Thursday September 22, 2016
I’m riding my bike quickly down the hill, the wind blowing a symphony of “yes” in my ears, hands firmly on the handlebars and
My front tire hits a bump, a piece of metal? A big nail? A shoe? I fly over my handlebars and in that moment
I see my life
my bathroom with the new coat of eggshell white paint
I wonder if it’s already happened
Am I dead?
Thank goodness it’s already turned cool and I’m wearing my denim jacket or my elbows and arms would be torn to shred
A car pulls over and a woman gets out
She looks like my Mom but with black black hair
She gives me her hand and helps me up
Monday May 9, 2016
From a text
“Yeah, yeah…” I blow my nose into a scarf that’s in my backpack in case the bike ride home gets cold. “I’m fine.”
The man, wiry and wearing black cutoffs, a plaid shirt and a Jays hat, hands me his dog’s leash. She’s a bulldog, just older than a puppy. My bike is like a gutted fish leaning against the curb. His hands are covered in grease, just like mine are, as he wrestles the chain back on.
I bought the bike for fifty seven dollars on Craigslist from a Portuguese grandmother with impeccable hydrangeas.
Friday March 18, 2016 at Artstarts
from a Death, Sex and Money podcast
I’ve been making a movie and it’s about my green bike, Gloria, and all the places Gloria ends up even though it might not always seem likely that she can get there. It’s a thoughtful piece meant to comment on the system of transportation and the moon and how the two are actually lovers. So far the feedback about my project has included statements such as “what is this film really about?”, “what exactly are you trying to say here?”, “is there a story at any point that we might be introduced to?”, and “I love the name Gloria!” I am preparing to submit this feature length movie to many festivals in the circuit. I am very positive about what’s to come.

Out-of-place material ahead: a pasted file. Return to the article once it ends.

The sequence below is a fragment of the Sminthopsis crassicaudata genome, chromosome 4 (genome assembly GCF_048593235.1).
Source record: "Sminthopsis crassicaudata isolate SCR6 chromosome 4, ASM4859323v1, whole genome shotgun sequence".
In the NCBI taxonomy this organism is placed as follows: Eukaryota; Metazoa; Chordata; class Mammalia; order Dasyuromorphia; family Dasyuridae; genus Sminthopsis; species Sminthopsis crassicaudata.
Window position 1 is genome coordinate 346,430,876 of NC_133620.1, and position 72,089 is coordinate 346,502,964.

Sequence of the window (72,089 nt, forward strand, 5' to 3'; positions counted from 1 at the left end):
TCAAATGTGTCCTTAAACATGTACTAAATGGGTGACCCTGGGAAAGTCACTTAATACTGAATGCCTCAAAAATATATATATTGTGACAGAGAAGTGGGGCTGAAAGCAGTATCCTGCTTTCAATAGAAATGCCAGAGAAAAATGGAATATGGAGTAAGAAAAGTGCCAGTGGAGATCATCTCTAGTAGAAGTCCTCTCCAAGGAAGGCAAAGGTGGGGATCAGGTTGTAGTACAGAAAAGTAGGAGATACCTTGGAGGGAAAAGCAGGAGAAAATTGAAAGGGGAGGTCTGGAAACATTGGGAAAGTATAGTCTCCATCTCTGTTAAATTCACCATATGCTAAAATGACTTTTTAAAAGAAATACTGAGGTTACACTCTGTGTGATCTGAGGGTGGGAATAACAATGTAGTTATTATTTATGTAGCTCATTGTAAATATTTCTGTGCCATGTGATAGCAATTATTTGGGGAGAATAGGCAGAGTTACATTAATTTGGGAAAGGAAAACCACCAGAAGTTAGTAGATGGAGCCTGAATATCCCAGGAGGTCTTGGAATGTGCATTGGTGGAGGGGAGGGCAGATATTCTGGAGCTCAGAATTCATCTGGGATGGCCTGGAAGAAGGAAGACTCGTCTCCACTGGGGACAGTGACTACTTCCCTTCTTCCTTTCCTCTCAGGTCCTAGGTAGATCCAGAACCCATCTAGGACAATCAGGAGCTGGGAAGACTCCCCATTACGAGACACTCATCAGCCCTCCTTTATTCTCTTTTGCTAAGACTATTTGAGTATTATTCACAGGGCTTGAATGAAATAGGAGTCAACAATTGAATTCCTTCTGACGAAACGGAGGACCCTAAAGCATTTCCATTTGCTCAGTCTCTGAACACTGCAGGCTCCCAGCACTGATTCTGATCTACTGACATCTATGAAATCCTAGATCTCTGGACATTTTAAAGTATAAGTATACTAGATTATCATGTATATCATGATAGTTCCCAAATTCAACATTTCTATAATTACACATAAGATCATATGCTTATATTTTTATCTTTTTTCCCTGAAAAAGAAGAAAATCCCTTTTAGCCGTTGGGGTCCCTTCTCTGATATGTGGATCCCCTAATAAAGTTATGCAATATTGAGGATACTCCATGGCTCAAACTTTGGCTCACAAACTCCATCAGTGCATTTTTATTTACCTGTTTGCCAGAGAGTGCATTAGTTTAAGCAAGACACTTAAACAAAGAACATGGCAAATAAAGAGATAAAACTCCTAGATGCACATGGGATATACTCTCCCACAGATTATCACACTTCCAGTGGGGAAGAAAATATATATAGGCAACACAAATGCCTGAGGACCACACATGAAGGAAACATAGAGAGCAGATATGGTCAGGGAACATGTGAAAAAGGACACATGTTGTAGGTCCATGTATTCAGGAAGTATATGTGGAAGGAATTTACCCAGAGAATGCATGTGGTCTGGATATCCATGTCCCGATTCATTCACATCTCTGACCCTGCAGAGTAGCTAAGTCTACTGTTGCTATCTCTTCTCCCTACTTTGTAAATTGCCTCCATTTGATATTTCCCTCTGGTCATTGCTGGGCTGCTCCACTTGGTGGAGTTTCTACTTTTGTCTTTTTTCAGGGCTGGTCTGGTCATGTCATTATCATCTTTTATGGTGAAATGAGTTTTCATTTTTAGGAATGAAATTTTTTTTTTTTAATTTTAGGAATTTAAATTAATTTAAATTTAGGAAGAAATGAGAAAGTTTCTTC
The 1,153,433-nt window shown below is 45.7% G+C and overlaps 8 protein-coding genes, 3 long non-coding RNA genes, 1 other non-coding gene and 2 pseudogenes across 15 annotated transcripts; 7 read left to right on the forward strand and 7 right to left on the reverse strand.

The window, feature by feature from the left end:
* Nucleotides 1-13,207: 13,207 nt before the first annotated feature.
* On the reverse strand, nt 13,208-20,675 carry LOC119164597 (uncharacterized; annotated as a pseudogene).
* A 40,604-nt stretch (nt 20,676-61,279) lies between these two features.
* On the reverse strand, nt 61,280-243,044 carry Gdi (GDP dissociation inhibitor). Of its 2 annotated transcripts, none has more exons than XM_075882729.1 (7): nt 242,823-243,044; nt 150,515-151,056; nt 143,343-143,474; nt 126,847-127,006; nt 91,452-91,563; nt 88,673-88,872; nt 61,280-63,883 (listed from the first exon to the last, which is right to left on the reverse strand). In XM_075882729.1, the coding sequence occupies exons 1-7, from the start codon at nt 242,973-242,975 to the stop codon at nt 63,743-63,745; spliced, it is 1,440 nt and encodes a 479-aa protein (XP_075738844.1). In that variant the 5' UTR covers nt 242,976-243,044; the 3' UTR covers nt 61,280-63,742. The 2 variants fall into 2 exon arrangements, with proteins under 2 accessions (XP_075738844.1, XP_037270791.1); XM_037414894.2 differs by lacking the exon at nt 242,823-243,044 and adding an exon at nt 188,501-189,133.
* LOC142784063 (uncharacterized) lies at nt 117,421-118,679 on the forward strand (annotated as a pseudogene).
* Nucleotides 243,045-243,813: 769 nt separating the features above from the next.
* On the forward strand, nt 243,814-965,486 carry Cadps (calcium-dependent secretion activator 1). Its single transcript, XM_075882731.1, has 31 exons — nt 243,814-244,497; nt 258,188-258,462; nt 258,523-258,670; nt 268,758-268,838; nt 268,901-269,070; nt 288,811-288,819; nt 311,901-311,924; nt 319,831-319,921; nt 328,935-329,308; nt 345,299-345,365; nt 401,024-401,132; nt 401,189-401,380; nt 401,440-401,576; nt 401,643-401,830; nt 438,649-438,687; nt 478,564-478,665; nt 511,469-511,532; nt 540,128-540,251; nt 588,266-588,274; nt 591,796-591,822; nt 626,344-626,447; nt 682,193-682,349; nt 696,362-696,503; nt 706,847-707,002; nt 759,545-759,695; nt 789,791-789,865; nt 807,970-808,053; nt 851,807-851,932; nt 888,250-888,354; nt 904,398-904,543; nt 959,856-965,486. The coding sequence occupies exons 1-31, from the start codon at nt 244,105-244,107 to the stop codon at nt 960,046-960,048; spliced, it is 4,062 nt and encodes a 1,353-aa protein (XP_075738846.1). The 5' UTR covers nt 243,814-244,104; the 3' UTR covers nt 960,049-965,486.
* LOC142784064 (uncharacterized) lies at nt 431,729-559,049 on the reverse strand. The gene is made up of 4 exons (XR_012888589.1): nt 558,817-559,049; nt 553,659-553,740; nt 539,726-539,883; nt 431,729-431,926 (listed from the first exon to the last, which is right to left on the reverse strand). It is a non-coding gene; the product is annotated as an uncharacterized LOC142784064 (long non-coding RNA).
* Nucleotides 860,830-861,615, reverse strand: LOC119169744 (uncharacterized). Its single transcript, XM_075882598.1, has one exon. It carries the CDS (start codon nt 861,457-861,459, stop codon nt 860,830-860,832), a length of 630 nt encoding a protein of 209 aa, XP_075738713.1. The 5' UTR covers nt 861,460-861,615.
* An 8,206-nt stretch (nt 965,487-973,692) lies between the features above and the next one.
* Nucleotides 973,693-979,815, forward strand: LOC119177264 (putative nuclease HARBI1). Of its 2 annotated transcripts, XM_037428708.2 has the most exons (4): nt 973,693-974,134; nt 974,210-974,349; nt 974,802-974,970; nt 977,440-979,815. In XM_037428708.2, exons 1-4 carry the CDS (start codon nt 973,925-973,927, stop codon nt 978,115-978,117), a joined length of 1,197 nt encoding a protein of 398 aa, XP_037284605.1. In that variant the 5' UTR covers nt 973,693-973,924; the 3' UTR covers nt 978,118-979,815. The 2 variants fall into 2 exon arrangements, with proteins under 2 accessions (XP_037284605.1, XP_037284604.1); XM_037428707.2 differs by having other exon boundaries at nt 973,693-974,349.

Saturday September 26, 2015
Simone brings Jude a butter tart at work. He woke up with a cold and she feels bad for him. Butter tarts are Jude’s love language. Simone learned this two years too late. She bikes from the bakery all the way downtown, sticking to side streets. Biking in the fall reminds Simone of grade five, the first year she got to cycle to school on her own. The independence was dizzying. She texts Jude from the lobby. “I’m here!” He doesn’t respond and she only waits a moment or two. She tries to find the stairs but fails and finally takes the elevator up to the twelfth floor. This is one of those strange buildings that doesn’t have a thirteenth. She wonders about paranoia and superstition. She wonders who started the thirteen witch hunt. She like the number – the mix of tall and wide. She suddenly feels nervous about being at Jude’s work – like she doesn’t belong. She wishes she had taken the bus, maybe then she wouldn’t be so windswept and sweaty.